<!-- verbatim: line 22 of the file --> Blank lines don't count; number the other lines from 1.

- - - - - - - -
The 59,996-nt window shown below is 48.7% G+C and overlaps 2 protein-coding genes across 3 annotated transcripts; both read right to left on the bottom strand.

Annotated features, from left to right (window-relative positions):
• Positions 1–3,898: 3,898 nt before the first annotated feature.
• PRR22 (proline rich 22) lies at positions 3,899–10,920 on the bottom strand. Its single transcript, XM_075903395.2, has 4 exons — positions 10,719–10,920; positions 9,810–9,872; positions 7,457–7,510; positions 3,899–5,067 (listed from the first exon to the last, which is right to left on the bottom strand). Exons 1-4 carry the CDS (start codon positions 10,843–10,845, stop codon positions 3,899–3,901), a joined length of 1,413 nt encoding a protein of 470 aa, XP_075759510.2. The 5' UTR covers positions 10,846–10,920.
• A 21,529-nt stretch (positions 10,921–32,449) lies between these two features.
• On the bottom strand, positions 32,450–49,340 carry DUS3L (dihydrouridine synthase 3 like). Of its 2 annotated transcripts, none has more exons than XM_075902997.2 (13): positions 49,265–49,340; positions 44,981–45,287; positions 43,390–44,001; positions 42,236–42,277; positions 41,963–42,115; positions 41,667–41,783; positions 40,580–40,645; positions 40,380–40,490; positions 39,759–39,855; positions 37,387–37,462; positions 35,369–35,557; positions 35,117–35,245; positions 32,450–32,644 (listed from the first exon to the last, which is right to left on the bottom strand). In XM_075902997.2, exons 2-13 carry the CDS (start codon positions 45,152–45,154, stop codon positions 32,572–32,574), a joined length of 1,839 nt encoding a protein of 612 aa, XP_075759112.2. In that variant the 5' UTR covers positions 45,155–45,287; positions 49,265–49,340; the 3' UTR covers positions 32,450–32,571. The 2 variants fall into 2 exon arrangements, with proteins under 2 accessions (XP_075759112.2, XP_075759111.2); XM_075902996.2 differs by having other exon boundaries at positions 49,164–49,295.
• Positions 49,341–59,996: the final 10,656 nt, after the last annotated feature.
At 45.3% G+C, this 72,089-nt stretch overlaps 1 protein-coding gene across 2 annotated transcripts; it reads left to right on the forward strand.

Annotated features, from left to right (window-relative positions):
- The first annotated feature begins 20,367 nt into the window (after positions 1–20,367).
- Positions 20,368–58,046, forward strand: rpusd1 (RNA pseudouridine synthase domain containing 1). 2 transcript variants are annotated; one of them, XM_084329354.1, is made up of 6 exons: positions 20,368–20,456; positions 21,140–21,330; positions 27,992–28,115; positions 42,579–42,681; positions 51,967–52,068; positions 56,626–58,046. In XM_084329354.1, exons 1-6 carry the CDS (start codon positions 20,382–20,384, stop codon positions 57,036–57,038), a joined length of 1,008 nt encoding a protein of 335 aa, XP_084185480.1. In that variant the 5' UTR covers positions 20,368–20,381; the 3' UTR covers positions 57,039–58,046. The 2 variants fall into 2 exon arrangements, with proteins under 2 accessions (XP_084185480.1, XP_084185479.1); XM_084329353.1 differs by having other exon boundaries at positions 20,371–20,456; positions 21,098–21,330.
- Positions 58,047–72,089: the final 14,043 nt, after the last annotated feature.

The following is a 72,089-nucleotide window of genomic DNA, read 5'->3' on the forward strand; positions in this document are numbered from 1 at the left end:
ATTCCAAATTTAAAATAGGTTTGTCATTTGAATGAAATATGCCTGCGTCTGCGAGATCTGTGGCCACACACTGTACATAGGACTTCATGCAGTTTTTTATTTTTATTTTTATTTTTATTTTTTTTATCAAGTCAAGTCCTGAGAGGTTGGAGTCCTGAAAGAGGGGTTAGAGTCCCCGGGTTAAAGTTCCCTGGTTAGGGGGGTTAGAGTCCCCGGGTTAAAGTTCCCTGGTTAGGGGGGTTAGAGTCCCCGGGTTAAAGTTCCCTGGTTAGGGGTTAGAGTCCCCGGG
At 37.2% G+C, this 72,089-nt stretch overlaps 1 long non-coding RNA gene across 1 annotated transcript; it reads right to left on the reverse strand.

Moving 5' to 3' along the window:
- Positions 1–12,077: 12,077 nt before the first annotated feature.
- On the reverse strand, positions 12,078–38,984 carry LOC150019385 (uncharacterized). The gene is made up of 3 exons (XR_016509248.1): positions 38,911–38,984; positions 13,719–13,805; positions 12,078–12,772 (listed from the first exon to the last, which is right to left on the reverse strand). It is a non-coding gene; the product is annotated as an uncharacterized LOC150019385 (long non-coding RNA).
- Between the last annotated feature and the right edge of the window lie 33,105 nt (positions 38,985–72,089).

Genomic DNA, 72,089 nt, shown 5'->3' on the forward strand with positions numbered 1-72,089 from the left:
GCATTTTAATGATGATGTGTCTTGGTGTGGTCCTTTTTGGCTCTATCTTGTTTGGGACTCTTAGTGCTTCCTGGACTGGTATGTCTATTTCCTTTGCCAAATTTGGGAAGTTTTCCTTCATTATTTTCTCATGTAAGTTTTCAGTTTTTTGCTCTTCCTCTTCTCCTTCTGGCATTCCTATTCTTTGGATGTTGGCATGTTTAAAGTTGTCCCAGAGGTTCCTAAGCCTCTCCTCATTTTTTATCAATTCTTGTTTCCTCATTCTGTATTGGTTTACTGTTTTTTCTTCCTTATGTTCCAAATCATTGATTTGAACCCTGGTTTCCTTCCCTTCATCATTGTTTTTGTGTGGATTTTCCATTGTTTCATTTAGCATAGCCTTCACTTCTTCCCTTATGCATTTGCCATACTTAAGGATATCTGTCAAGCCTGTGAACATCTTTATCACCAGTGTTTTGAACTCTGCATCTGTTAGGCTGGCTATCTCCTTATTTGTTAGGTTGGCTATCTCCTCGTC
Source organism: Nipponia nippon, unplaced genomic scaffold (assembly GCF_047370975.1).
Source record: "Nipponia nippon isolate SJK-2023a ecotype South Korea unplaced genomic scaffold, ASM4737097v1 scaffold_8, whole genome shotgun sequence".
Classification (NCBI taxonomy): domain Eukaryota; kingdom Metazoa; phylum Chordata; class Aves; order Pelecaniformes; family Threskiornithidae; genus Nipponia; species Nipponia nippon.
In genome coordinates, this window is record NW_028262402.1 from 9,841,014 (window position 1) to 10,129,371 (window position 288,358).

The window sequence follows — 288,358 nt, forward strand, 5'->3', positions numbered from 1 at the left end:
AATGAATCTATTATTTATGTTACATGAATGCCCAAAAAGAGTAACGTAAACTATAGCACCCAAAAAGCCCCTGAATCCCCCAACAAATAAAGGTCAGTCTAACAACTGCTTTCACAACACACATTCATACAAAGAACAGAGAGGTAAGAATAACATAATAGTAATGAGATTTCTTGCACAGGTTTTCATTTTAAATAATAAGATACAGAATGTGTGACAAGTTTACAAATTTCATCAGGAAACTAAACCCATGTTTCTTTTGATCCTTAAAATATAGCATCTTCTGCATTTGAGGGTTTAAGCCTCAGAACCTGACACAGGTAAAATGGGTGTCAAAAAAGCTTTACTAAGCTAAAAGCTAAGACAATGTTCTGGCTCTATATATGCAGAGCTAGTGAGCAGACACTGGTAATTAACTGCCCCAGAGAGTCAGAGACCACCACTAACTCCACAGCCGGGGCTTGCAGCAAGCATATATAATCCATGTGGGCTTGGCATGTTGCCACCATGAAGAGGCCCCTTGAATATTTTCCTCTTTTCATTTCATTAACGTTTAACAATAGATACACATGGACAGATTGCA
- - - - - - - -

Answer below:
Source organism: Nipponia nippon, unplaced genomic scaffold (assembly GCF_047370975.1).